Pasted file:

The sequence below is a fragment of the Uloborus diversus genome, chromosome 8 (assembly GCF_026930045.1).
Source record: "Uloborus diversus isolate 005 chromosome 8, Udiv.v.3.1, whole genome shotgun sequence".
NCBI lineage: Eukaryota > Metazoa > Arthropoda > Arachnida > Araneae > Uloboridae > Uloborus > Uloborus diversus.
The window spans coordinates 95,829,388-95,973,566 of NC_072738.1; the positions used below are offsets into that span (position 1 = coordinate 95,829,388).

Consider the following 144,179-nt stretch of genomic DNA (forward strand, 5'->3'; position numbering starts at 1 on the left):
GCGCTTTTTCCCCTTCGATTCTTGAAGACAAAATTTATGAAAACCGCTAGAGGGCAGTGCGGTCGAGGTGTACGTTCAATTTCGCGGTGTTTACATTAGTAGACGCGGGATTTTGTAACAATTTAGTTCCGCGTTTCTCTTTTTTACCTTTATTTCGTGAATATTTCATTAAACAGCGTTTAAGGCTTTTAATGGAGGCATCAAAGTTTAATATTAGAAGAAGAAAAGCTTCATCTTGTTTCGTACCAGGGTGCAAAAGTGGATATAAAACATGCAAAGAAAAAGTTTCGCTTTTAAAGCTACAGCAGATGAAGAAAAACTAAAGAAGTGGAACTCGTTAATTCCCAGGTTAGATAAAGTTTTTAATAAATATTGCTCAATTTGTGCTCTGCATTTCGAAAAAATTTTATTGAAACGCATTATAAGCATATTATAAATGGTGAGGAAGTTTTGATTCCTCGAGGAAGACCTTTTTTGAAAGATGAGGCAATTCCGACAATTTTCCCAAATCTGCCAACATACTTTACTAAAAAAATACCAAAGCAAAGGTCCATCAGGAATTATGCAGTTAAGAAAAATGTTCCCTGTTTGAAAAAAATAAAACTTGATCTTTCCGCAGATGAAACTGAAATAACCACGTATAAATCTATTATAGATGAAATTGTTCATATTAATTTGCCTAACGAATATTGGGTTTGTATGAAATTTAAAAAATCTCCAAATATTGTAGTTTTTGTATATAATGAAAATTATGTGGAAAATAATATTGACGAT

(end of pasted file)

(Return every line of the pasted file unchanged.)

The sequence below is a fragment of the Uloborus diversus genome, chromosome 8 (assembly GCF_026930045.1).
Source record: "Uloborus diversus isolate 005 chromosome 8, Udiv.v.3.1, whole genome shotgun sequence".
NCBI lineage: Eukaryota > Metazoa > Arthropoda > Arachnida > Araneae > Uloboridae > Uloborus > Uloborus diversus.
The window spans coordinates 95,829,388-95,973,566 of NC_072738.1; the positions used below are offsets into that span (position 1 = coordinate 95,829,388).

Consider the following 144,179-nt stretch of genomic DNA (forward strand, 5'->3'; position numbering starts at 1 on the left):
GCGCTTTTTCCCCTTCGATTCTTGAAGACAAAATTTATGAAAACCGCTAGAGGGCAGTGCGGTCGAGGTGTACGTTCAATTTCGCGGTGTTTACATTAGTAGACGCGGGATTTTGTAACAATTTAGTTCCGCGTTTCTCTTTTTTACCTTTATTTCGTGAATATTTCATTAAACAGCGTTTAAGGCTTTTAATGGAGGCATCAAAGTTTAATATTAGAAGAAGAAAAGCTTCATCTTGTTTCGTACCAGGGTGCAAAAGTGGATATAAAACATGCAAAGAAAAAGTTTCGCTTTTAAAGCTACAGCAGATGAAGAAAAACTAAAGAAGTGGAACTCGTTAATTCCCAGGTTAGATAAAGTTTTTAATAAATATTGCTCAATTTGTGCTCTGCATTTCGAAAAAATTTTATTGAAACGCATTATAAGCATATTATAAATGGTGAGGAAGTTTTGATTCCTCGAGGAAGACCTTTTTTGAAAGATGAGGCAATTCCGACAATTTTCCCAAATCTGCCAACATACTTTACTAAAAAAATACCAAAGCAAAGGTCCATCAGGAATTATGCAGTTAAGAAAAATGTTCCCTGTTTGAAAAAAATAAAACTTGATCTTTCCGCAGATGAAACTGAAATAACCACGTATAAATCTATTATAGATGAAATTGTTCATATTAATTTGCCTAACGAATATTGGGTTTGTATGAAATTTAAAAAATCTCCAAATATTGTAGTTTTTGTATATAATGAAAATTATGTGGAAAATAATATTGACGAT